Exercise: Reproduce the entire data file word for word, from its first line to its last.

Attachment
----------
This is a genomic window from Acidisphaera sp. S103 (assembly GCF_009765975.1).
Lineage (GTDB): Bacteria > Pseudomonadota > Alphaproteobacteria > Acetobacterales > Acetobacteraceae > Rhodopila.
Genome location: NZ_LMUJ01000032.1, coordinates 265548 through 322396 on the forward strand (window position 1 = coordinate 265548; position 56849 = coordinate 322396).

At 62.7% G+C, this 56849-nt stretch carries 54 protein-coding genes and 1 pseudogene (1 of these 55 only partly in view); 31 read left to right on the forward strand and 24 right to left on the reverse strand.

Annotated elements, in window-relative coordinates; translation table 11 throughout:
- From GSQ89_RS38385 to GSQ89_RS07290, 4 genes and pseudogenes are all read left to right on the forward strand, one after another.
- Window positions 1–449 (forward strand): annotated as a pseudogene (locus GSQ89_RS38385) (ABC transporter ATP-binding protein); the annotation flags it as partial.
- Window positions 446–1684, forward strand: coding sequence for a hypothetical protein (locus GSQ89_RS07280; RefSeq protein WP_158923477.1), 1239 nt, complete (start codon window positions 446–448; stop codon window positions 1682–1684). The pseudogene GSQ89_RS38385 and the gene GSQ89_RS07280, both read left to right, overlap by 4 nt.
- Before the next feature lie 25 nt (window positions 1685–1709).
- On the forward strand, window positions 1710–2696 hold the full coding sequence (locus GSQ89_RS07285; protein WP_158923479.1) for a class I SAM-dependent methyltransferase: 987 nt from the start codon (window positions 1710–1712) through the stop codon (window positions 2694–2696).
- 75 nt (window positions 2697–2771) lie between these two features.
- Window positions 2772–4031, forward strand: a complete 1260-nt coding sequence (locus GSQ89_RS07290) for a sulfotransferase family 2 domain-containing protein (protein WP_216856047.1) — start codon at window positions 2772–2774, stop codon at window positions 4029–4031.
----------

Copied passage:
This is a genomic window from Acidisphaera sp. S103 (assembly GCF_009765975.1).
Lineage (GTDB): Bacteria > Pseudomonadota > Alphaproteobacteria > Acetobacterales > Acetobacteraceae > Rhodopila.
Genome location: NZ_LMUJ01000032.1, coordinates 265548 through 322396 on the forward strand (window position 1 = coordinate 265548; position 56849 = coordinate 322396).

At 62.7% G+C, this 56849-nt stretch carries 54 protein-coding genes and 1 pseudogene (1 of these 55 only partly in view); 31 read left to right on the forward strand and 24 right to left on the reverse strand.

Annotated elements, in window-relative coordinates; translation table 11 throughout:
- From GSQ89_RS38385 to GSQ89_RS07290, 4 genes and pseudogenes are all read left to right on the forward strand, one after another.
- Window positions 1–449 (forward strand): annotated as a pseudogene (locus GSQ89_RS38385) (ABC transporter ATP-binding protein); the annotation flags it as partial.
- Window positions 446–1684, forward strand: coding sequence for a hypothetical protein (locus GSQ89_RS07280; RefSeq protein WP_158923477.1), 1239 nt, complete (start codon window positions 446–448; stop codon window positions 1682–1684). The pseudogene GSQ89_RS38385 and the gene GSQ89_RS07280, both read left to right, overlap by 4 nt.
- Before the next feature lie 25 nt (window positions 1685–1709).
- On the forward strand, window positions 1710–2696 hold the full coding sequence (locus GSQ89_RS07285; protein WP_158923479.1) for a class I SAM-dependent methyltransferase: 987 nt from the start codon (window positions 1710–1712) through the stop codon (window positions 2694–2696).
- 75 nt (window positions 2697–2771) lie between these two features.
- Window positions 2772–4031, forward strand: a complete 1260-nt coding sequence (locus GSQ89_RS07290) for a sulfotransferase family 2 domain-containing protein (protein WP_216856047.1) — start codon at window positions 2772–2774, stop codon at window positions 4029–4031.